You Sound Like A Stereotypical Woman
My initial reaction to his statement was entirely physical. My brows lifted, my eyes narrowed and my body twitched, simultaneously. At that moment, I did not care that he was a colleague or a senior manager at my firm. We both knew he needed to quickly follow up with an explanation. Senior leader or not, this conversation would not end well without it.
Allow me to set the stage. My colleague and I had just wrapped up a long planning session, on a Friday afternoon. I had been quiet in the meeting. In hindsight, I had been distracted much of the day. I was tired of the daily deluge of divisiveness online, my love had strep throat, and I was overwhelmed with a new project I had taken on. If I'm being completely honest, I was also frustrated that the new challenge I seek continues to elude me. I've made career rejuvenation a top priority in my life and have yet to see the fruits of my labor. The work does not change. Volumes increase, but not value.
With so many negative thoughts swirling in my head, it was difficult to engage as I normally would. I made a conscious effort to speak enough to mask my mood. Apparently, it did not work. After the meeting, my colleague asked to speak with me. He noticed my quietness and asked what was wrong. At first, I was cryptic in my response to him. But, as he probed further, my truth came out. Here's the abbreviated conversation:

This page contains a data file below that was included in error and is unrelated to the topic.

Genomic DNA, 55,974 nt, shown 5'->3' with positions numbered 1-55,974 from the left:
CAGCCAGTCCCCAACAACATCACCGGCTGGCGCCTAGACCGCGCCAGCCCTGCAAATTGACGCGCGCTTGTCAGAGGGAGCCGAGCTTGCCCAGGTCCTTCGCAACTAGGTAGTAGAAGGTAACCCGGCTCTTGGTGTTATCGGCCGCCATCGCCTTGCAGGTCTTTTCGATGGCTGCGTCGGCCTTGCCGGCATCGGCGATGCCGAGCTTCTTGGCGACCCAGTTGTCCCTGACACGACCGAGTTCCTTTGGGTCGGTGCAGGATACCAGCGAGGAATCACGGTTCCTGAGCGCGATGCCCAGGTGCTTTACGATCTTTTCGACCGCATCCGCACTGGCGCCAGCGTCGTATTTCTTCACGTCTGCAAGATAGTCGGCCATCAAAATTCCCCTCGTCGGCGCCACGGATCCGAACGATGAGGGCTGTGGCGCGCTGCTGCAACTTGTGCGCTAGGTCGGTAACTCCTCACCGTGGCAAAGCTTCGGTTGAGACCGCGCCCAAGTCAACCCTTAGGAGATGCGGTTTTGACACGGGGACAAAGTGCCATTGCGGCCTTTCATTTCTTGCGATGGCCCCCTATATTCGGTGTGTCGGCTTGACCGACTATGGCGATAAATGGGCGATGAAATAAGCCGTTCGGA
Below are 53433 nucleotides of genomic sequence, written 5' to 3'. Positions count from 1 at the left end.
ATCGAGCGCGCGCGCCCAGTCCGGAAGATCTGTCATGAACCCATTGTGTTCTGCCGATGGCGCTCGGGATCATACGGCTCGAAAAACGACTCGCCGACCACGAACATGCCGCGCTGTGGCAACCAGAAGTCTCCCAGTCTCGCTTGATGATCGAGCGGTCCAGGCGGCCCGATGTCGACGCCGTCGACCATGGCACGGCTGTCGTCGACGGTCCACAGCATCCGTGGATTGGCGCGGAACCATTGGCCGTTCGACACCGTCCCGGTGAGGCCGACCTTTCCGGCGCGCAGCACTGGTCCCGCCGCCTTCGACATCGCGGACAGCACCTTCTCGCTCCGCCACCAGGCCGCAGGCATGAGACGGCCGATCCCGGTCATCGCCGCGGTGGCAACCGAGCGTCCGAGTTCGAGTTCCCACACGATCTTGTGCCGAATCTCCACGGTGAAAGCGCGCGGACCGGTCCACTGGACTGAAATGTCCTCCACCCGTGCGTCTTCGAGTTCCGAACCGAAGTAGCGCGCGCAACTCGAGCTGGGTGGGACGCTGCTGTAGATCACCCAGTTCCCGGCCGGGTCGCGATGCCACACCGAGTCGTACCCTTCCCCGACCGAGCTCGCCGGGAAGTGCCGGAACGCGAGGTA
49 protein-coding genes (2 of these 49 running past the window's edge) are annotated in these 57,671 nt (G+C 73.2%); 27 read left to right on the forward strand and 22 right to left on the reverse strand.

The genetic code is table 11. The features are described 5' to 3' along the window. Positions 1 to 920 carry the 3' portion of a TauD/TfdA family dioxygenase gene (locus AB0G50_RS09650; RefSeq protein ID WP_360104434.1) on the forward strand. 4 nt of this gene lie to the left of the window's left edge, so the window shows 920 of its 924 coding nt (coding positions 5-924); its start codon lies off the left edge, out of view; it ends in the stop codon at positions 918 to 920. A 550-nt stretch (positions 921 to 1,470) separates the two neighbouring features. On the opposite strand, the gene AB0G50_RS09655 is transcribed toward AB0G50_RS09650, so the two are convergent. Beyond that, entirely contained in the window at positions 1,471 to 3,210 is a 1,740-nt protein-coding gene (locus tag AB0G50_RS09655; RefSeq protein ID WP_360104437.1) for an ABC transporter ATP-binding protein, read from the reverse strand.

Colleague - What's on your mind?
Me - I need to refocus my career. I need a role that uses my strengths and is valued. I can no longer afford to be stagnant.
Colleague - What do you want to do? What's your dream job?
Me - Publishing. Focusing on storytelling and editorial planning for digital channels.
Colleague - Why not work here in my division? We have a content marketing function and it will grow over time.
Me - To work in your division, you need technical writing skills and an understanding of the subject matter. I don't have that.
Colleague - Silence for a few seconds. Then says, "You sound like a stereotypical woman."
Now that you have the backstory, let's go back to the present. As my eyes narrowed in on his face, he continued:
"In one sentence you knocked yourself out of your dream job. I know you can flourish in the role, but you think you have to meet every requirement before you go for it. Want to know what I would have said?. I can do A, B, and C and will learn the rest. It's fascinating to see the differences in how men and women tout their skills. We have to change that. YOU have to change that."
I was stunned. To quote the cool kids, he schooled me. I'm a strong woman who will demand her equal place in this world. But, I had no idea I was taking myself out of the race before it even starts. I thanked my colleague for having the courage and compassion to tell the truth. It's a lesson I will not allow myself to forget.